People who are marketing: is LinkedIn presence helpful?

  • Hi all,

    I've been developing pieces for my first portfolio in these past few months, and I'm starting to take baby steps into marketing my work to art directors and designers. I'm thinking of starting out by aiming at getting a few assignments from educational children's publications to get my feet wet.

    I'm working on building out at contact list of folks to market to, starting with all the publishers I can find, and I was planning to use a lot of google-fu and some LinkedIn snooping to try to dig up some names of individuals I could send targeted portfolio submissions to.

    So my question to those of you who are getting those first gigs is: how are you finding names of people to contact? Are you relying on contact via email at first? Are emails way less useful than postcard mailers, and I should just focus my attention there? Should I bother with trying to find art directors' names on LinkedIn, or is it actually a more vital resource than I'm realizing?

    I know everybody finds this cold-contact process uncomfortable. I'd appreciate any advice or encouragement. My site is (I have not yet figured out how to get it into my forum signature)

  • Howdy Valerie~

    Funny you should mention LinkedIn. I use LinkedIn daily to connect with folks in the industry. I'd love to chat with you about it over Zoom, as there's a lot to be said.
    But in lieu of face to face conversation and Q+A, here's what I'll tell ya:
    -Do LinkedIn AND a social media profile (facebook, instagram, youtube, whatever) if you can manage it. So far I've mostly focused on LinkedIn, but I know if I gave my facebook profile more attention, my services would be noticed more in turn.
    -Use LinkedIn for its data and info mining, which means using the LinkedIn Sales Navigator, which costs about $80/month after the free month trial.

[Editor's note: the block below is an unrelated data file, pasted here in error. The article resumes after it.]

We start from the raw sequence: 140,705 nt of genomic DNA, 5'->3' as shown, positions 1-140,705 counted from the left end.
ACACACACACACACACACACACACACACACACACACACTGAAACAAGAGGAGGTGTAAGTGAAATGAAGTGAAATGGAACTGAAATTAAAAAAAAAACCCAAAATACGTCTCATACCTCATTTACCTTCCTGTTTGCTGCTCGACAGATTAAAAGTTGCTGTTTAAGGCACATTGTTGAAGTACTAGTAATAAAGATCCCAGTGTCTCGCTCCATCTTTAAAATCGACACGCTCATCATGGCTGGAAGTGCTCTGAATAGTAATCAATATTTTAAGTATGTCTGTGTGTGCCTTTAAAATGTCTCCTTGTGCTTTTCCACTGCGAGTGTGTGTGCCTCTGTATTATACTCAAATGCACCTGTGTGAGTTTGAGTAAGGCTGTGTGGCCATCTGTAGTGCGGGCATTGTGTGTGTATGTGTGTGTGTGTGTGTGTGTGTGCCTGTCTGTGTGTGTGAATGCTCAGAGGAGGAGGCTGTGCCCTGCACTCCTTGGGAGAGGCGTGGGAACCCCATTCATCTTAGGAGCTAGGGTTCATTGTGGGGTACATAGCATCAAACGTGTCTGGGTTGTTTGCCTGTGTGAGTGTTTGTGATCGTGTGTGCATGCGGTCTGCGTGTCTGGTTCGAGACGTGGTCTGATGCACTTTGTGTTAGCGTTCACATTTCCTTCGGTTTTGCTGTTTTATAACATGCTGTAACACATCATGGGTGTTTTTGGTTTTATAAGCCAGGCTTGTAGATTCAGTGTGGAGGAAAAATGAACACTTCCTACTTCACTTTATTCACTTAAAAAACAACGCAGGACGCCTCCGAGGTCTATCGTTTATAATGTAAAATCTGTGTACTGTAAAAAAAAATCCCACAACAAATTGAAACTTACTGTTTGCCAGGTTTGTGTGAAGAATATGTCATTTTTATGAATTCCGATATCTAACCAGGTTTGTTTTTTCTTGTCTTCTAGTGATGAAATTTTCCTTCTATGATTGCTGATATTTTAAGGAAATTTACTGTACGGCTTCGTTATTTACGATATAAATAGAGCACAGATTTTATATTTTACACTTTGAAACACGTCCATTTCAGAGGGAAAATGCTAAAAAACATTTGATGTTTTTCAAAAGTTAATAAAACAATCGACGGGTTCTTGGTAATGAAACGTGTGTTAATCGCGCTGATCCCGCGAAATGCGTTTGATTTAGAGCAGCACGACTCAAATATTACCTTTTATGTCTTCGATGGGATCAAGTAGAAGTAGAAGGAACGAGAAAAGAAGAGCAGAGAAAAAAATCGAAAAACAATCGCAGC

-Stay consistent! With your posting. Folks are very distracted when they go online. Post something that educates, entertains, or distracts them. Make your posts relevant to them. Post relevant posts CONSISTENTLY. That's how you make the algorithm work for you.
    -Use message templates when you're connecting with folks so that you're not typing out the same greeting over and over again and wasting your time.
    -Shoot to connect with 20-30 folks a day on LinkedIn if you want 10-15 of them to accept your connect request. The numbers will work in your favor and the chances of finding a client will increase with the more people you connect with. You're playing the numbers game there.
    -Have a very specific portfolio, and a very specific, client focused business tag line, so that distracted folks can look at your profile and decide then and there if you're relevant to them.
    -Post in groups that your target market is in. On LI, those include: "Childrens Book Authors and Illustrators", "Childrens Book Publishers", "Childrens Book Authors, Illustrators, Publishers", the like.

    Okay, that should be enough to get you started. It's POSSIBLE! Totally possible! To get work off of LI - there are service providers who get their work exclusively from LI. Worth it.
    Lemme know if you want to chat about this more in Zoom. There's a lot to be said.
    Hope this helps!

    All the best,
    Shani, The Art Bard

  • Pro

    @Valerie-Light I've never had a presence on LinkedIn, but I occasionally pop in there to find an art director. However I find that's not always necessary. A lot of companies now have a submissions page on their website with details of where and what to email. I've had great success with cold email using this submission information. Sometimes when they don't have that, I just go to the contact page and send a contact form asking to forward my request to the art department - and I've gotten a few gigs that way, believe it or not!

    I find that educational publishers often need a big quantity of artwork and because of that they often go through agencies. That makes it not necessarily beginner friendly despite that they're lower ladder gigs. Some of your local smaller presses and indie publishers might be an easier in 🙂 Also, do submit your portfolio to agents and agencies!!

  • SVS OG

    @TheArtBard wow! This is very informative! What type of jobs are you getting from LinkedIn?